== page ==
Brief Fact Summary.
Joined personal injury claims were dismissed as failing to meet the amount in controversy requirement when the district court determined pretrial to a legal certainty that none of the claims exceeded the required amount.
Synopsis of Rule of Law.
A court may dismiss a claim made under federal diversity jurisdiction where it determines to a legal certainty, based on the facts alleged pretrial, that no claim will meet the amount in controversy requirement.
A husband, wife, and son (Plaintiffs) filed personal injury lawsuits in federal court, claiming jurisdiction under diversity of citizenship. The claims were joined. In a pretrial hearing the judge determined that the facts alleged by the Plaintiffs did not meet the amount in controversy requirement for any one of their claims. The claims were dismissed from federal court and Plaintiffs appealed, claiming that the dismissal pretrial violated their right to a jury trial.
May a court dismiss a claim based upon facts alleged pretrial for failing to meet the amount in controversy requirement without violating the plaintiff’s statutory right to a jury trial?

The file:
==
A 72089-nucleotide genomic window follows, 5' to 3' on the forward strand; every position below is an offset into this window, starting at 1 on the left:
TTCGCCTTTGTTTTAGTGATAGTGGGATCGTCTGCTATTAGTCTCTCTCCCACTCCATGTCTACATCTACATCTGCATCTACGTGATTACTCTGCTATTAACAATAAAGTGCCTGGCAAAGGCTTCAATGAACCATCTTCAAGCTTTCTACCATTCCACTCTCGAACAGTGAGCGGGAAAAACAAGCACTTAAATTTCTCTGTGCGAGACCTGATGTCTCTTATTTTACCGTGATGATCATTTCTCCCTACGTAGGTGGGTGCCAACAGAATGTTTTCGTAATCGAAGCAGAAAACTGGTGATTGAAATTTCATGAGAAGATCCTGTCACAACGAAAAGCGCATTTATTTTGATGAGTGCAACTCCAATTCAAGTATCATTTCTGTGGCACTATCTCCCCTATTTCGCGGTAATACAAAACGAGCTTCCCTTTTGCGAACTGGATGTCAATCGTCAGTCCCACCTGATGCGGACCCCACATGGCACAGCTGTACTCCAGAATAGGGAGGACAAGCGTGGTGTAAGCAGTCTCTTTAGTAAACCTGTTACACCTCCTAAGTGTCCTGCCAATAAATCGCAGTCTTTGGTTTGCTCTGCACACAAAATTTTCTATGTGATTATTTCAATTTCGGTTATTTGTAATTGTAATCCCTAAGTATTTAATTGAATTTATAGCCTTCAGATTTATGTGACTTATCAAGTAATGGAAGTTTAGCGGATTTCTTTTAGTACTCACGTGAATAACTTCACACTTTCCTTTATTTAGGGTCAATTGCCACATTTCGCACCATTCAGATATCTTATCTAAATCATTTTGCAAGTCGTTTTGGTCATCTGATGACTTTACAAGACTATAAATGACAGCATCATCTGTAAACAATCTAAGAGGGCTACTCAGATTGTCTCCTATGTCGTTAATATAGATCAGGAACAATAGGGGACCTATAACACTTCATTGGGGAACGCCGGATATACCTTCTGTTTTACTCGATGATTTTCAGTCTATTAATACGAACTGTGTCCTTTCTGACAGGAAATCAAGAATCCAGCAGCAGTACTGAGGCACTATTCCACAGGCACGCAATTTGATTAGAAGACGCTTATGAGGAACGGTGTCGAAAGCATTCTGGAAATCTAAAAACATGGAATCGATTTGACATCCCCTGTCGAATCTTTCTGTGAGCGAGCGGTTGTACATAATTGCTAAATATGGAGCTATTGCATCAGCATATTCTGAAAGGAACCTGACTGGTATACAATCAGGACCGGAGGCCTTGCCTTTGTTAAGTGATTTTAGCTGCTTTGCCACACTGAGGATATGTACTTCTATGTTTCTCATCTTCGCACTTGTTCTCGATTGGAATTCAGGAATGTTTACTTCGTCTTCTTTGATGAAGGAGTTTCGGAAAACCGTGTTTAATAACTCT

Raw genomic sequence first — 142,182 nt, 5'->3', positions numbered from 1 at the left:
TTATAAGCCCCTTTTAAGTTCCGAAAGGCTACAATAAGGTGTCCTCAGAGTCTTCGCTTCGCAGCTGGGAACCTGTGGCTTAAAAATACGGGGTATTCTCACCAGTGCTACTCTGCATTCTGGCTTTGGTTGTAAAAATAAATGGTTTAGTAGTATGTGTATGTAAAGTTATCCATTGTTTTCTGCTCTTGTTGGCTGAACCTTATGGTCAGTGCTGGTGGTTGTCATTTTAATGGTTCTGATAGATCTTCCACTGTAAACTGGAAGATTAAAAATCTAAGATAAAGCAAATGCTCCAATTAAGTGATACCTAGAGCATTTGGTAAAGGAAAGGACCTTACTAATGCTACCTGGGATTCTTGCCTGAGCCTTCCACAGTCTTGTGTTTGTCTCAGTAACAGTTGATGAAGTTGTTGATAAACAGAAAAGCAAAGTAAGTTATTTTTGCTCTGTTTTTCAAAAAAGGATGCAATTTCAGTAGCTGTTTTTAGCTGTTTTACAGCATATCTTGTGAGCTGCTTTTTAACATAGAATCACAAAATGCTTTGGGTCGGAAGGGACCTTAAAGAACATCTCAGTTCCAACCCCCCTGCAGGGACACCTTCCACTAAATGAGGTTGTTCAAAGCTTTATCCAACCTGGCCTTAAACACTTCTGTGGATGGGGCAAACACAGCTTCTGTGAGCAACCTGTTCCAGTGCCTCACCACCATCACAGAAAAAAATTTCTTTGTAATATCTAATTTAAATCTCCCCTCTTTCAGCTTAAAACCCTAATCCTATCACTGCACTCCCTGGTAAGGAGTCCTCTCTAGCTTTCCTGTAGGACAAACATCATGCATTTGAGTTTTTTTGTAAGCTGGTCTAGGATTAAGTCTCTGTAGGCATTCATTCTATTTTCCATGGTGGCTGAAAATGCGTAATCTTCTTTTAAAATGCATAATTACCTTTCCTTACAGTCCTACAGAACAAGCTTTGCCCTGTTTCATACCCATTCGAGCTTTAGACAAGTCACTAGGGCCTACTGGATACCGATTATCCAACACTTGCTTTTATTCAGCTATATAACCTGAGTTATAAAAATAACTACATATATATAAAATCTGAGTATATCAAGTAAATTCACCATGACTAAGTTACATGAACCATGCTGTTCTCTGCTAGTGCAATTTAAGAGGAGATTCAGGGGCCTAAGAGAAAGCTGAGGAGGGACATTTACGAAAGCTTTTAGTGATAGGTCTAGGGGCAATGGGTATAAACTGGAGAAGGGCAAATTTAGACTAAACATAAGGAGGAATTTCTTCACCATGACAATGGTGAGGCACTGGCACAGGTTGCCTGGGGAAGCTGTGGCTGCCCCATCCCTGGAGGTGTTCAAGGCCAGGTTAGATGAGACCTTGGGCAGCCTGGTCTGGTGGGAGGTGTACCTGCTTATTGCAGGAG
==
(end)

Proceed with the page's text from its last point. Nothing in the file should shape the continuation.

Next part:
(Aldisert, J.) Yes. A court may dismiss a claim made under federal diversity jurisdiction where it determines to a legal certainty, based on the facts alleged pretrial, that no claim will meet the amount in controversy requirement. The plaintiff’s right to a jury trial only exists where there is a right to a trial at all in federal court. Without federal jurisdiction, there is no right to trial in a federal court. Affirmed.
Federal courts are courts of limited jurisdiction. A plaintiff must establish the basis for federal jurisdiction in the complaint to get the action before a federal court. The amount in controversy requirement is a mechanism for limiting the number of cases which the federal courts have to hear. This is especially important in cases falling under diversity jurisdiction where the subject matter is ordinarily not limited (with the exception of purely state questions).